ATIA takes the fight directly to the PM

After being left disappointed by the omission of state and territory governments from a supposedly comprehensive review of the pandemic, ATIA CEO Dean Long has written directly to Prime Minister Anthony Albanese calling for action. Adam Bishop reports.

Many in the travel industry were left ashen-faced by a Federal Government decision to exclude the states from a review of Australia’s response to the pandemic – particularly when so many premiers appeared to go their own way and implement long-standing border closures and lockdowns.

These decisions, which some argue were made for political reasons just as much as for the health of Aussies, had far-reaching impacts on the travel sector, with trip planning becoming near-impossible in a climate of snap border closures and a fear of being left stranded by government red tape.

Australian Travel Industry Association (ATIA) CEO Dean Long was one of those senior industry figures left feeling short-changed by any review into COVID that failed to examine domestic border closures and lockdowns.

This week he is taking the fight to change the decision directly to the PM’s Office, penning a letter pleading with the Federal Government to reconsider its position.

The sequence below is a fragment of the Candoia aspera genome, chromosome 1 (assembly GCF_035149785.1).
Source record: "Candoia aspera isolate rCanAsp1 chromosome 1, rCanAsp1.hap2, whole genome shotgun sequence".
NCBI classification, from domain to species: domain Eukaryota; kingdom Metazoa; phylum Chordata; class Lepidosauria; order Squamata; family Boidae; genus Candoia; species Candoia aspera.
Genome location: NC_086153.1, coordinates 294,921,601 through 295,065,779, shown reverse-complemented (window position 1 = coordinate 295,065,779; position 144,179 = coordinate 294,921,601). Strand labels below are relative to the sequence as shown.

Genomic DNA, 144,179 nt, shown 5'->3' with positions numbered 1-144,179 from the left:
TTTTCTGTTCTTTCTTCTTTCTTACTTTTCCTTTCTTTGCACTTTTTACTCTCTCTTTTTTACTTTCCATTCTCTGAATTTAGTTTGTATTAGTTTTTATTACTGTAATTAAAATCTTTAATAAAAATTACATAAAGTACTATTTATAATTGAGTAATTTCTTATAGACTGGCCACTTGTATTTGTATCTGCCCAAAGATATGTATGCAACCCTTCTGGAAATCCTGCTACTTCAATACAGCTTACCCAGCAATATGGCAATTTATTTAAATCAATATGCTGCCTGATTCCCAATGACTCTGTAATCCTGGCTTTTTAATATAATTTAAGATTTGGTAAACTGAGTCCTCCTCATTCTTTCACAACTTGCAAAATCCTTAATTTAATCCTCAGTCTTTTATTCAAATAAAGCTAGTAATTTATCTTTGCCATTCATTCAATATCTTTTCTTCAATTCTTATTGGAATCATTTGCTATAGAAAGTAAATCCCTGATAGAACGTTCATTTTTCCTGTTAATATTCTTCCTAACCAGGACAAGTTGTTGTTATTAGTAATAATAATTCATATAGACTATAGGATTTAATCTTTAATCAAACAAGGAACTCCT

“ATIA has been advocating for a review of the COVID response that encompasses all government action by Federal and State Governments – it was therefore very disappointing to see the Federal Government not include state-based restrictions in its COVID review,” Long told travelBulletin.

“While there has been much speculation about the political reasoning, the Australian Human Rights Commission said it best.
The broader human cost of the pandemic – such as families being separated by border closures and lockdowns, Australians being unable to return home from overseas – was substantial.

“This is about how we as a community manage the next unprecedented emergency. I can think of no other industry that could speak directly to the impacts on people, businesses and the overall economy,” Long added.

A report into COVID policies is due to be published in September 2024.

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